Beyond the Dragon's Mouth (Magill's Literary Annual 1986)
Throughout his career, Shiva Naipaul, who died of a heart attack at the age of forty shortly after the appearance of this book, was overshadowed by his older brother, the novelist V. S. Naipaul. Born and reared in Port of Spain, Trinidad, Shiva Naipaul was admitted to prestigious Queen’s Royal College, from which, at the age of eighteen, he won a scholarship to read philosophy at Oxford University. He traveled extensively in Europe and the Third World countries on his many journalistic assignments and wrote both fiction and nonfiction based on his impressions. As a writer, his mission was to expose the “shabbiness and emptiness of the colonial past” and its resultant cultural rootlessness. He is best known for his novels Fireflies (1970) and The Chip-Chip Gatherers (1973), set in Trinidad, and Love and Death in a Hot Country (1984), set in South America, and his two nonfiction books, North and South: An African Journey (1979) and Journey to Nowhere: A New World Tragedy (1981), on the Jonestown mass suicide.
His last book, Beyond the Dragon’s Mouth: Stories and Pieces, is a collection of short fiction and nonfiction ranging from 1969 to 1984; all of the pieces collected here have been previously published in journals and anthologies. The ironic juxtaposition of his life, the fiction he created out of it, and his essays on political corruption and social decay is reminiscent of Doris Lessing’s...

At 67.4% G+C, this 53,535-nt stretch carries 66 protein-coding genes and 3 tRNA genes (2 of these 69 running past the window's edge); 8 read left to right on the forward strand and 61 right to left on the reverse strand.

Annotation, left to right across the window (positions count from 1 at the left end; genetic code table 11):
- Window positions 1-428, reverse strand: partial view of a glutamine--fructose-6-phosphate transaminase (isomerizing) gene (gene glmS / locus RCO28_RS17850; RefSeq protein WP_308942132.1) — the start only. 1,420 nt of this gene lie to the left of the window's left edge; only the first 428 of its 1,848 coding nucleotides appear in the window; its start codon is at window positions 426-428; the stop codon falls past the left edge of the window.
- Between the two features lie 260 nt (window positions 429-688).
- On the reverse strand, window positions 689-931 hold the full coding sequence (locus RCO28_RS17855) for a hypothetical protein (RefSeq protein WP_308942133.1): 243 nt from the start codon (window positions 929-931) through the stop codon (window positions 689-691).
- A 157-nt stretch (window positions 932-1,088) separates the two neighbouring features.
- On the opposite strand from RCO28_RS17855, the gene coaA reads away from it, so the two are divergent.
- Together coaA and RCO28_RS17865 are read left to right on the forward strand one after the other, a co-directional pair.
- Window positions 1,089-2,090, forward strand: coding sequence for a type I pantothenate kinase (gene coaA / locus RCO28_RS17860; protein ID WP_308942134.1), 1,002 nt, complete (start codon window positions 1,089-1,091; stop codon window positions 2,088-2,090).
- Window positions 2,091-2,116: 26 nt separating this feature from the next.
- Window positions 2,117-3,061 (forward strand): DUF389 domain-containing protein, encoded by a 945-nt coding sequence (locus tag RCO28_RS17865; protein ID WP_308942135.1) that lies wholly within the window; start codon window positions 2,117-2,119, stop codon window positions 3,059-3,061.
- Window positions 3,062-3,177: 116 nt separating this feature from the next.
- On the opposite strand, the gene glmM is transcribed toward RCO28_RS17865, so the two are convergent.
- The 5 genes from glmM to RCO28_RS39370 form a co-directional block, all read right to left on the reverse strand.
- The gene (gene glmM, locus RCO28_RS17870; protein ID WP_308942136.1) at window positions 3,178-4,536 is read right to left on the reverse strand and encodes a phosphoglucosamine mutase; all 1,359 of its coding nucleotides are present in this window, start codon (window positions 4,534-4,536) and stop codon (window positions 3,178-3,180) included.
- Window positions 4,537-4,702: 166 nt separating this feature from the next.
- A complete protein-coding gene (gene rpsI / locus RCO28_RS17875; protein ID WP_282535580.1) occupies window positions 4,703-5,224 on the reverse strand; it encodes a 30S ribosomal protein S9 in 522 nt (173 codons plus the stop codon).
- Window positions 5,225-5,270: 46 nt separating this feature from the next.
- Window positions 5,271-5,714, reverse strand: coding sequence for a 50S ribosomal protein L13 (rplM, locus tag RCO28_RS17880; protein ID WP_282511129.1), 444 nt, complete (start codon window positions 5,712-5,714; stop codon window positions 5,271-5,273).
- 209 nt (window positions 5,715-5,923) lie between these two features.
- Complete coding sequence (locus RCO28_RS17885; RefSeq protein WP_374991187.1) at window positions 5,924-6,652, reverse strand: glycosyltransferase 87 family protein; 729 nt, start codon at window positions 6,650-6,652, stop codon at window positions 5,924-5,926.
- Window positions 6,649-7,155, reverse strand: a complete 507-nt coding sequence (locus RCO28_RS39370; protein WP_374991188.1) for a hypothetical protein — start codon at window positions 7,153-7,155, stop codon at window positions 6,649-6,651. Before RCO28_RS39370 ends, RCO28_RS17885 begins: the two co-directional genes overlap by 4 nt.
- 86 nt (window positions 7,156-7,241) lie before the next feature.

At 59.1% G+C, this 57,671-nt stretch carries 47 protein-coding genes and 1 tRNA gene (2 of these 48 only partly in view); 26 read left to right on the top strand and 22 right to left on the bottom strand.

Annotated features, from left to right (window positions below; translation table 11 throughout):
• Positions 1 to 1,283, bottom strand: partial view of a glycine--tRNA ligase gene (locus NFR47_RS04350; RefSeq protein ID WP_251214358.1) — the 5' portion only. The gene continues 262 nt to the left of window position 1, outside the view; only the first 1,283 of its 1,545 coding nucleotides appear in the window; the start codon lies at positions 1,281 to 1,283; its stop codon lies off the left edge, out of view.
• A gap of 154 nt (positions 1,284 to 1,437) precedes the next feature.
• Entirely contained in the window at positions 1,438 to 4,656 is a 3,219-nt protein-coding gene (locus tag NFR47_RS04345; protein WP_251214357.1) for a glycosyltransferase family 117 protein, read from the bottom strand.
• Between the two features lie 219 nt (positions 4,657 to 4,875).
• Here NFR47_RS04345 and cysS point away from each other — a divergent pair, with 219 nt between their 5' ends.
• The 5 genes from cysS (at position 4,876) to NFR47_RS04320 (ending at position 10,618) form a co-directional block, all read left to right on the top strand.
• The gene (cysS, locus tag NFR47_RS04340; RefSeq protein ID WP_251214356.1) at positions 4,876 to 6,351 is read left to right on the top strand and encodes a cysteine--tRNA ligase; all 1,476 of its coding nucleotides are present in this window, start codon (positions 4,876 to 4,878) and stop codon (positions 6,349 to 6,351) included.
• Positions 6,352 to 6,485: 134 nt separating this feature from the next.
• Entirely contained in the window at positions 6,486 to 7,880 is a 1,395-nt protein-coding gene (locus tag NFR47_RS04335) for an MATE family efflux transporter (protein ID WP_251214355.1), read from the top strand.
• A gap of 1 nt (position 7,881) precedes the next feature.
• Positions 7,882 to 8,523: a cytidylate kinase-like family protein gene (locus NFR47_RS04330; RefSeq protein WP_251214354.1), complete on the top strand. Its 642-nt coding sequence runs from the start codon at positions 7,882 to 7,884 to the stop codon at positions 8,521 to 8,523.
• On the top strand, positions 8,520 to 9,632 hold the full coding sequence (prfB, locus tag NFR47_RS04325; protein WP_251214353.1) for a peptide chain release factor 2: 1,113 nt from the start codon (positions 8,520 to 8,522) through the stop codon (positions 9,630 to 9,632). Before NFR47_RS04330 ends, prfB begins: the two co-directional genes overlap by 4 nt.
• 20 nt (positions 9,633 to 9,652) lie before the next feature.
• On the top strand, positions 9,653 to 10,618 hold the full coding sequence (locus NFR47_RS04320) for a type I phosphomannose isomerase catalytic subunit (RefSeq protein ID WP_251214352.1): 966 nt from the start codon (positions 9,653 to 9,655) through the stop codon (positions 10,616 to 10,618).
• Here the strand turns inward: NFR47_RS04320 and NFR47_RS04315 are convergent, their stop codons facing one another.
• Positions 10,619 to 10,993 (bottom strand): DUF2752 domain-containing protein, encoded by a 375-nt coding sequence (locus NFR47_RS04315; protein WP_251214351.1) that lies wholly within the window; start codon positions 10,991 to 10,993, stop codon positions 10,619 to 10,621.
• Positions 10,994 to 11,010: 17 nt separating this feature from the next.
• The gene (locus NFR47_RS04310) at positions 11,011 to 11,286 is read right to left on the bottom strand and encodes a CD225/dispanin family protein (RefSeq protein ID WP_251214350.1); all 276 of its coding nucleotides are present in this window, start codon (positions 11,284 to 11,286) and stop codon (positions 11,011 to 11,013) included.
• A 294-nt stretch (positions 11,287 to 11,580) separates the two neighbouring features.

(The entire section is 2035 words.)
Want to Read More?
Subscribe now to read the rest of this article. Plus get complete access to 30,000+ study guides!
Bibliography (Magill's Literary Annual 1986)
Booklist. LXXXI, February 1, 1985, p. 753.
Books and Bookmen. February, 1985, p. 33.
Guardian Weekly. CXXXIII, October 20, 1985, p. 21.
Kirkus Reviews. LIII, January 15, 1985, p. 82.
Library Journal. CX, February 15, 1985, p. 169.
Los Angeles Times. April 2, 1985, V, p. 6.
The New Republic. CXCIII, August 26, 1985, p. 32.
New Statesman. CVIII, October 26, 1985, p. 33.
The New York Times Book Review. XC, March 24, 1985, p. 13.
The Observer. October 14, 1984, p. 25.
Publishers Weekly. CCXXVII, February 22, 1985, p. 146.
Washington Post Book World. XV, March 24, 1985, p. 8.
(The entire section is 66 words.)